Public Sector Banks Write Off Rs 55,356 Crore In First Six Months Of Financial Year 2017-2018 In A Move To Clean Balance Sheet
December 5th, 2017
In a move to clean their balance sheet, the public sector banks (PSB) have resorted to write-off loan worth Rs 55,356 crore in the first six months of the fiscal year 2017-18, according to a data compiled by Investment Information and Credit Rating Agency Ltd (ICRA), said a report by The Indian Express. This comes after a string of defaults by firms and promoters in the wake of the economic slowdown.
The write-off in the last six months – 54% higher than the Rs 35,985 crore written off in the same period last year – comes at a time when the banks are struggling to resolve many cases of repayment of loans and recover the money stuck with corporate and defaulters in insolvency proceedings. Given the trend, bankers expect, total write-off would be nearly Rs 1 lakh crore by the end of Financial Year (FY) 18.
Write-offs over the past one decade
Figures which were obtained by the aforementioned publication from the Reserve Bank of Indian through the Right To Information (RTI) Act for the last decade show that banks have written-off Rs 2,28,253 crore in nine years. This time period begins from FY 2007-08 to FY 2015-16. The RBI did not provide any data for the subsequent period. The ICRA while responding to a questionnaire by The Indian Express said that write-offs amounted to Rs 1,32,659 crore in 2016-17 and the first six months of 2017-18. This brings to the total amount of write-offs in the last ten years to Rs 3,60,000 crore.
PSU banks have written off Rs 25,573 crore in the June quarter and Rs 29,783 crore in the September quarter. The ICRA said this is the highest written off amount in any quarter. Banks were engaged in a massive write-off of loans over the years and then the figures hit a high of Rs 77,123 crore during the year ended March 2017. This comes against Rs 57,585 crore in fiscal 2015-16.
What is writing-off of loans?
The RBI also clarified in an explanatory note, that writing off of non-performing assets or bad loans is a regular exercise carried out by the banks to clean up their balance sheets. A substantial portion of the write-off is technical in nature. It is primarily intended for cleansing the balance sheet and achieving taxation efficiency.
The RBI further says that in “Technically Written Off” accounts, loans are written off from the books at the Head Office, without foregoing the right to recovery. Also, write-offs are generally carried out against accumulated provisions made for such loans. Once recovered, the provisions made for these loans flow back into the profit and loss accounts of banks.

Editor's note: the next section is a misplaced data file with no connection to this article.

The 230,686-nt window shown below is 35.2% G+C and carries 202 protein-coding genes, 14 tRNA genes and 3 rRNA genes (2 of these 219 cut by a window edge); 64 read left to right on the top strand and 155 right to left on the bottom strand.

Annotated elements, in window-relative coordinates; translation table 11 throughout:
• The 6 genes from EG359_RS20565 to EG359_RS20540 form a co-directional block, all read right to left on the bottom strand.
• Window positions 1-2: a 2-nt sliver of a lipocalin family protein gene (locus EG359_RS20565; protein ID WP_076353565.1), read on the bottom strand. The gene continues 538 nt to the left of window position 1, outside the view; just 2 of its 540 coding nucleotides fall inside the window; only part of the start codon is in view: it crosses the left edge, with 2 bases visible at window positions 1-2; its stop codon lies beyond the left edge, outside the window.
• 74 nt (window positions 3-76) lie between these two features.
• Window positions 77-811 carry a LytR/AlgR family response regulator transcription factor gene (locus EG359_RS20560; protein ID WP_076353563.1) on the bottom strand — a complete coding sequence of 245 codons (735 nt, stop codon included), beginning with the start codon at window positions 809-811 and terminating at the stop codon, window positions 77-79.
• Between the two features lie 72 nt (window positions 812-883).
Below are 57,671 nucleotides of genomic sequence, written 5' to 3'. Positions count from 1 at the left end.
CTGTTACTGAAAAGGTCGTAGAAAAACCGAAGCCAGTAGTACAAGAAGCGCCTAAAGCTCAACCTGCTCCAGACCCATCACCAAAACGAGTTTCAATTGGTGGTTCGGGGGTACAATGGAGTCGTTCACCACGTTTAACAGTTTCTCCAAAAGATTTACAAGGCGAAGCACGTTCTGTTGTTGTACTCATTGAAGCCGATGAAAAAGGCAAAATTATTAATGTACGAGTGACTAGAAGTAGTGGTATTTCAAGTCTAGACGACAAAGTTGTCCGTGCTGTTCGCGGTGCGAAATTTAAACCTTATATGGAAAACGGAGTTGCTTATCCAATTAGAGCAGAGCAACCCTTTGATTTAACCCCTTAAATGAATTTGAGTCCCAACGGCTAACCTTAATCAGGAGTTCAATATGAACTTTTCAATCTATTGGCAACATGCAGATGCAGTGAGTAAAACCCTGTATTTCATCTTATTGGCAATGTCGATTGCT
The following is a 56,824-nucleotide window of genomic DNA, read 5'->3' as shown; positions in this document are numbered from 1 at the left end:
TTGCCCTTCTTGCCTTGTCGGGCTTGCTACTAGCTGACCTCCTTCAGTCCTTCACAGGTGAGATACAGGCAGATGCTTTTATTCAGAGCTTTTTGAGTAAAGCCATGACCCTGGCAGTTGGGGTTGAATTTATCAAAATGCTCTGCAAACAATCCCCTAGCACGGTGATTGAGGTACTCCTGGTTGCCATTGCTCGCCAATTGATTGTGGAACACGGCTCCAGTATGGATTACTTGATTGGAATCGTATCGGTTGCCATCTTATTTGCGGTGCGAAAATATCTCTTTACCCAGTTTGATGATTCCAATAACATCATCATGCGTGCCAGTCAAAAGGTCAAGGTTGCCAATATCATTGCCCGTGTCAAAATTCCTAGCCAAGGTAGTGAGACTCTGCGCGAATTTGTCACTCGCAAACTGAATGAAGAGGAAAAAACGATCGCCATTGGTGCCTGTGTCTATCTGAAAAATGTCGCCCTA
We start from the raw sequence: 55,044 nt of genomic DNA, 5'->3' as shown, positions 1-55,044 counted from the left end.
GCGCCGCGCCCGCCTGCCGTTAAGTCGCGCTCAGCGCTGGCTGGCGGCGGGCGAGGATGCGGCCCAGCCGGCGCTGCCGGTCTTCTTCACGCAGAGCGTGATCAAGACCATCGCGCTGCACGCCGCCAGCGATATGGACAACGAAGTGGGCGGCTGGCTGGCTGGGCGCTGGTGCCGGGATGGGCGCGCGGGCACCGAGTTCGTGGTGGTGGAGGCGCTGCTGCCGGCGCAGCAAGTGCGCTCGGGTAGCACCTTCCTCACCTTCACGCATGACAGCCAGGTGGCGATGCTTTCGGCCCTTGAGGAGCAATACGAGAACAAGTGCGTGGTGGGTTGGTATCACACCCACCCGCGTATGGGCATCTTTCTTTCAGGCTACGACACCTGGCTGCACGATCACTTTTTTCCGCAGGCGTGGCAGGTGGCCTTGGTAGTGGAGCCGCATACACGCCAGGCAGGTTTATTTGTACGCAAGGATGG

This, however, does not waiver off the bank’s right to collect it. The lender still can chase the borrower for repayment of the debt. M Narendra former chairman and MD of Indian Overseas Bank, said “The write-offs is just a technical book entry. Banks are not losing anything. It doesn’t mean banks are giving up those assets. They will continue with various recovery methods.” A write-off is done when the loan becomes irrecoverable. The loan is the excluded from the balance sheet and taxable income of banks gets reduced.
Is writing-off a good measure?
Some experts, however, have the perception that write-offs are not transparent and that public funds are misused through such activities, “You can’t clean up the balance sheet for the last 20 years. You can’t clean it up every year. Generally, write-offs should be small and must be used sparingly when there is some crisis. Technical write-offs creates non-transparency, destroys the credit risk management system and brings all types of wrongdoings in the system,” said an RBI official.
The official also said that write-offs should be done within the policy, with all efforts taken to recover the money. Any asset which is backed up by a tangible asset is never written off. “Secondly, you must be subject to scrutiny for these write-offs. There must be a policy. Use it very sparingly whenever it is absolutely essential. If there is an asset, why are you writing it off?”
Karthik Srinivasan, group head – financial sector ratings, ICRA said, “With limited resolution in stressed assets and consequent ageing of these stressed loans, the loan write-offs by public sector banks during Q2 of FY 18 were at the highest-ever levels. With record loan write-offs, the addition to gross NPAs of public sector banks was limited to Rs 837 crore only during the Q2 of fiscal 2018, the lowest level during the last four years.”
State of NPA of Public Sector Banks
Gross NPAs of these banks, which stood at Rs 2.94 lakh crore in March 2015, increased to Rs 5.69 crore in March 2016 and further to Rs 6.49 crore in September 2016, have surged higher to Rs 8.38 lakh crore, said a report by Zee Business. PSB’s NPA ratio has been range-bound for two quarters at a specified level. It then has increased to a new one which is between 10-11% in June/September 2016 before crossing to 11-12% in the next to two quarters and then 12-13% in the subsequent periods.
Under the new bankruptcy code, a total exposure of Rs 3,00,000 crore of accounts is likely to be resolved. The overall credit provisioning is likely to be at Rs 2,40,000 crore to Rs 2,60,000 crore including an impact of ageing on existing NPAs for FY2018 as against Rs 2,00,000 crore during FY 2017.
Read more at The Indian Express